Someone once told me that even if you disagree with someone, there’s at least 10% that is true that you might need to listen to. Agree or disagree, the idea behind it is being willing to listen. With everyone tweeting, is anyone listening, even if it means negative truth about one’s team/school?

I say this to me too. Am I listening?

If nobody is listening, why be on Twitter in the first place?


CadChica Sports

Finalmente: Sports News For The Hispanic Fan

When researching for sports-social media news to share today, I came across one article that immediately made me smile.

No sarcasm. It truly made me smile.

Google search - Hispanic Athletes siteAccording to the article, The Sporting Nation website “will fill a gap in the sports Internet landscape by highlighting Hispanic athletes”.



I have long believed that there is a “gap” in sports coverage in this country for the Hispanic (Latino) fan. Even when I type the term “Hispanic fan”, I cringe. Not because of the phrase itself but because it puts fans in a box. It’s kind of like espnW trying to cater to the “female fans”. Yes, I’m a female but don’t call me a female fan. I’m just a fan. Don’t box me in! 

In a way, I feel the term “Hispanic fan” boxes people in. For purposes of this post, however, you’ll see why I’m using it. To define “Hispanic fan” would be impossible – someone will surely disagree with my definition. Suffice to say, the “Hispanic fan” is exactly that: a sports fan of Hispanic heritage. Some might argue that it should include specific sports like soccer (futbol) but that isn’t accurate. There are Hispanic fans who aren’t soccer fans. Not many, but there are a few.


I wasn’t raised on soccer but I love the game. I’m interested in what’s going on in the soccer world. But, I’m also a college football, NFL, college basketball, baseball, tennis, Olympics…need I say more…fan. I love sports. Not just a select few. But all sports.

I want to read about Hispanic athletes who have overcome challenges or are making a difference. Sure, there have been articles on ESPN or Fox Sports but they feel few and far between. Or, they are focused solely on the “name” athletes. “Names” that will sell to the general American population. I want more.

And I believe that there are others like me. Whether they’re bilingual or not (like me), we want to hear about those athletes. We want to know more about the ones flying under the radar. We want to hear about sports from a Hispanic perspective.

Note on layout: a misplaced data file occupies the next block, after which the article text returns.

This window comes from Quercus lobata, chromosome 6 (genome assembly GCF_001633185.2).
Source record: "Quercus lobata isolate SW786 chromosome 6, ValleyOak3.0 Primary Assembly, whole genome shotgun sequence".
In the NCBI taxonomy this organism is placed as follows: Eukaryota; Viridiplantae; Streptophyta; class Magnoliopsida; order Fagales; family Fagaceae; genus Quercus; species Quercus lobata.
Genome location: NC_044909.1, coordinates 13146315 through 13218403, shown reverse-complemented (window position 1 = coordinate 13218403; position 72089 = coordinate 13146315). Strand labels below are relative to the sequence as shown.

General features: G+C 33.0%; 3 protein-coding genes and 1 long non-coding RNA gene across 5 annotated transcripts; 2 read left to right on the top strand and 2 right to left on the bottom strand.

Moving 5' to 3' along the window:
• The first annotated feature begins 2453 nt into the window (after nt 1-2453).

From all appearances, The Sporting Nation just might be what I’m looking for. Two of the lead stories on the site today:

Sporting Nation cover

Sporting Nation

Two major sports. One a major story and one, to me, that is under the radar. Yet, both highlight athletes that the Hispanic community would be interested in.

There’s more to The Sporting Nation: sections for video, images, trending and specific sports sections

The Sporting Nation tabs



We’re not just Hispanic fans. We’re sports fans. We love a variety of sports just like anyone else in the USA. We’re also very proud of our heritage. And we have been underserved for sports coverage.

Yes, there’s ESPN Deportes and FOX Deportes. Those are fine. Same with Telemundo and Univision. But there’s still a lack of what Hispanic fans desire in this country. We hear about new sports apps every week. What about the sports apps that cater to the American Hispanic fan?

Maybe with the launch of The Sporting Nation, that will be next. It’s certainly a promising start.

¡Estoy muy emocionada!


CadChica Sports

Challenge The Twitter Rants

Never let it be said there’s a dull moment on Twitter. But perhaps the most innocuous of tweets seems to be speaking louder to me than all others:

It’s not so much the tweet but the story link that has captured my attention. Here’s the headline:

Brennan: Too much made of Twitter rants on athletes

In a USA Today article, columnist Christine Brennan discusses the recent epidemic of fans harassing athletes on Twitter. For clarification and the sake of this column, I will call it harassing. Because that’s what it is as evidenced by some of the tweets directed this week at highly sought after basketball recruit,Andrew Wiggins.